IDEAS home Printed from
   My bibliography  Save this paper

Why Some Countries Have More Billionaires Than Others? (Explaining Variations in Billionaire Intensity of GDP)


  • Popov, Vladimir


The list of billionaires and their wealth published by Forbes magazine in the US allows to compute the number of billionaires per unit of GDP and the ratio of their wealth to GDP for various countries. These measures of billionaire intensity vary greatly - sometimes by one or even two orders of magnitude. The paper offers descriptive statistics of geographical distribution of billionaires and a preliminary analysis of factors determining the country variations of billionaire intensity indicators. Rich and well developed tax havens, like Monaco, Hong Kong, Guernsey, Cyprus, Lichtenstein, attract a lot of billionaires, but other less developed countries with zero or low personal income taxes (Persian Gulf states – Bahrain, Kuwait, Oman, Qatar, UAE) do not have many billionaires. Unsurprisingly, happiness index, especially such determinant of the index as healthy life expectancy, is a strong predictor of the concentration of wealth in particular countries. Surprisingly, other determinants of happiness index, such as per capita income and social support, do not matter much, whereas personal freedom does matter, but has the “wrong” sign (the lower is personal freedom, the higher the billionaire intensity). Another unexpected result is the negative relationship between billionaire intensity and inequality of income distribution as measured by Gini coefficient derived from household surveys: billionaires seem to prefer countries with lower income inequalities. The presence of billionaires, though rises income inequality at the very top by definition, does not increase general income inequality. Long term trends in the billionaire intensity, appear to mirror changes in within the country income inequalities as measured by gini coefficient: increase before the First World War, decrease until the 1980s and then the new rise.

Suggested Citation

  • Popov, Vladimir, 2018. "Why Some Countries Have More Billionaires Than Others? (Explaining Variations in Billionaire Intensity of GDP)," MPRA Paper 87119, University Library of Munich, Germany.
  • Handle: RePEc:pra:mprapa:87119

    Download full text from publisher

    File URL:
    File Function: original version
    Download Restriction: no

    References listed on IDEAS

    1. Popov, Vladimir, 2014. "Mixed Fortunes: An Economic History of China, Russia, and the West," OUP Catalogue, Oxford University Press, number 9780198703631.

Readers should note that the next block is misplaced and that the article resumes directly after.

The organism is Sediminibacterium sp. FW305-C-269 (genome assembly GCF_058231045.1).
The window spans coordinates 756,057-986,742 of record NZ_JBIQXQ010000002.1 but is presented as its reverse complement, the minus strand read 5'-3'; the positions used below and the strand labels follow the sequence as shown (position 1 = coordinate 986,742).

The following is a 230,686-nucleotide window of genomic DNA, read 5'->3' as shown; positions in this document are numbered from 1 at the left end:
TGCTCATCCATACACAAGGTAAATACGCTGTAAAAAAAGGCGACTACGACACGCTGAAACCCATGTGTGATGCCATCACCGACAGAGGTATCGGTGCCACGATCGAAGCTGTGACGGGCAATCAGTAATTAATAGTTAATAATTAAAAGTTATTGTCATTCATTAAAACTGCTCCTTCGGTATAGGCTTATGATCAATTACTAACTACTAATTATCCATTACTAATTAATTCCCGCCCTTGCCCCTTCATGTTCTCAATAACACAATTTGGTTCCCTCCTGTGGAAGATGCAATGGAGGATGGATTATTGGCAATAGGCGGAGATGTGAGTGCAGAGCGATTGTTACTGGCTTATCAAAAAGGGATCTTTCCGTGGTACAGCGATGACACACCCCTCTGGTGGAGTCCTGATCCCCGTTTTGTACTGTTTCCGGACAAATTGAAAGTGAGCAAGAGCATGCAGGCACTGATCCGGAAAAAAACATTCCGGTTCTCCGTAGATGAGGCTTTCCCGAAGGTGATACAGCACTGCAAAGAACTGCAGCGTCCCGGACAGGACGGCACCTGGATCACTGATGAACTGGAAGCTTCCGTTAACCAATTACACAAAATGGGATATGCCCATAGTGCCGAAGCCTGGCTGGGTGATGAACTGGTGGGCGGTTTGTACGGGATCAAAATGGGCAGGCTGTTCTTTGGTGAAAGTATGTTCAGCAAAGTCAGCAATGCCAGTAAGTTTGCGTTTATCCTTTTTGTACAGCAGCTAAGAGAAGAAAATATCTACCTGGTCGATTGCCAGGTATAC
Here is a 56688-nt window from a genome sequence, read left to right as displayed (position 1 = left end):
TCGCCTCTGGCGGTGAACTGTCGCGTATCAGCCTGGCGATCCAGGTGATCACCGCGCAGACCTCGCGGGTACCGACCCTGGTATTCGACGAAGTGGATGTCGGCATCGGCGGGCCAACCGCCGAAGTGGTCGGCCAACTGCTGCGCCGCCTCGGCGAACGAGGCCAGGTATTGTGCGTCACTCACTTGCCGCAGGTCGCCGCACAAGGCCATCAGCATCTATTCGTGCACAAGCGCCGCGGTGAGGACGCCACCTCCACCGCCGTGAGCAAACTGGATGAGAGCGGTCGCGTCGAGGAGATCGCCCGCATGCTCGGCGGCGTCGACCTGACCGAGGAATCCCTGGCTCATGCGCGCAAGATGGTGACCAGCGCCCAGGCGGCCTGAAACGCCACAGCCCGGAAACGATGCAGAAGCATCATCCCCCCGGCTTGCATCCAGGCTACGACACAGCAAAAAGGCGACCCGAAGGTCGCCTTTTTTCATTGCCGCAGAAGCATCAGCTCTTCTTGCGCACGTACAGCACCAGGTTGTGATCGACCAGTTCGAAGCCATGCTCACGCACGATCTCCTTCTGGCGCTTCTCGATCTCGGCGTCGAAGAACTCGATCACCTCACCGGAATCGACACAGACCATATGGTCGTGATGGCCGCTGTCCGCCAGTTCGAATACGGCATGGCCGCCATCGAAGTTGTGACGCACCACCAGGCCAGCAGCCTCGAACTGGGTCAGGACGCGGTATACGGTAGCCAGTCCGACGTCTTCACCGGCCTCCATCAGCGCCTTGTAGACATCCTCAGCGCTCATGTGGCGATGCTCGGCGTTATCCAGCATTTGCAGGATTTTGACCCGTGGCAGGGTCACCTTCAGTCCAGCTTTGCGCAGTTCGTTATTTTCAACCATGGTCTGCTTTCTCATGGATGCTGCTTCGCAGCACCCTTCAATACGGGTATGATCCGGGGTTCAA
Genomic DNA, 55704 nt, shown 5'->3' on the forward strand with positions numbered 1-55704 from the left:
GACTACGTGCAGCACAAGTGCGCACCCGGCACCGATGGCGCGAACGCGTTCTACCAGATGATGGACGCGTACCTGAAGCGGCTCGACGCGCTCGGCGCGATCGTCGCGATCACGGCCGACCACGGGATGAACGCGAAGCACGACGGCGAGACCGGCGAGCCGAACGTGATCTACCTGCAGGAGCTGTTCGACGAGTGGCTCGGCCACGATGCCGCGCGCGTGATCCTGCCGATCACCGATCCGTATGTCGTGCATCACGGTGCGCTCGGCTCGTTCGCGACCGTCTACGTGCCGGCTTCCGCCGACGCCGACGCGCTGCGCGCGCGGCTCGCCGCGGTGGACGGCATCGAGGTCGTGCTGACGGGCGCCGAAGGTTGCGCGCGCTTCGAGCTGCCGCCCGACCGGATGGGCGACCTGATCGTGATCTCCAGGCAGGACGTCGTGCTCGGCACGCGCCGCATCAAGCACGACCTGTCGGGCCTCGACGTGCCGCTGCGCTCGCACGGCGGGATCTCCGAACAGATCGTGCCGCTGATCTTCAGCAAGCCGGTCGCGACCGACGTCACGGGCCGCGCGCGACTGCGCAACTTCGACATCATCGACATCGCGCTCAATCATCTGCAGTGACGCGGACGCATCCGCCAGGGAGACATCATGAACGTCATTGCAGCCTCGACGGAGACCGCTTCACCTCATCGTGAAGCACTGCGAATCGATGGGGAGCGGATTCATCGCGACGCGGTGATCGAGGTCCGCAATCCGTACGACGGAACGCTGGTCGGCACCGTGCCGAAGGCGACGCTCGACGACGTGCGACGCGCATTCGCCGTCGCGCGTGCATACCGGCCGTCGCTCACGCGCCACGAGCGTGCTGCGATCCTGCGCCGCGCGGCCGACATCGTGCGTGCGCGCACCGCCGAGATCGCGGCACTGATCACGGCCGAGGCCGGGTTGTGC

Full references (including those not matched with items on IDEAS)

    More about this item


    Income inequalities; billionaire intensity; tax rates; happiness index; murders;

    JEL classification:

    • I3 - Health, Education, and Welfare - - Welfare, Well-Being, and Poverty
    • I31 - Health, Education, and Welfare - - Welfare, Well-Being, and Poverty - - - General Welfare, Well-Being

    NEP fields

    This paper has been announced in the following NEP Reports:


    Access and download statistics


    All material on this site has been provided by the respective publishers and authors. You can help correct errors and omissions. When requesting a correction, please mention this item's handle: RePEc:pra:mprapa:87119. See general information about how to correct material in RePEc.

    For technical questions regarding this item, or to correct its authors, title, abstract, bibliographic or download information, contact: (Joachim Winter). General contact details of provider: .

    If you have authored this item and are not yet registered with RePEc, we encourage you to do it here. This allows to link your profile to this item. It also allows you to accept potential citations to this item that we are uncertain about.

    If CitEc recognized a reference but did not link an item in RePEc to it, you can help with this form .

    If you know of missing items citing this one, you can help us creating those links by adding the relevant references in the same way as above, for each refering item. If you are a registered author of this item, you may also want to check the "citations" tab in your RePEc Author Service profile, as there may be some citations waiting for confirmation.

    Please note that corrections may take a couple of weeks to filter through the various RePEc services.

    IDEAS is a RePEc service hosted by the Research Division of the Federal Reserve Bank of St. Louis . RePEc uses bibliographic data supplied by the respective publishers.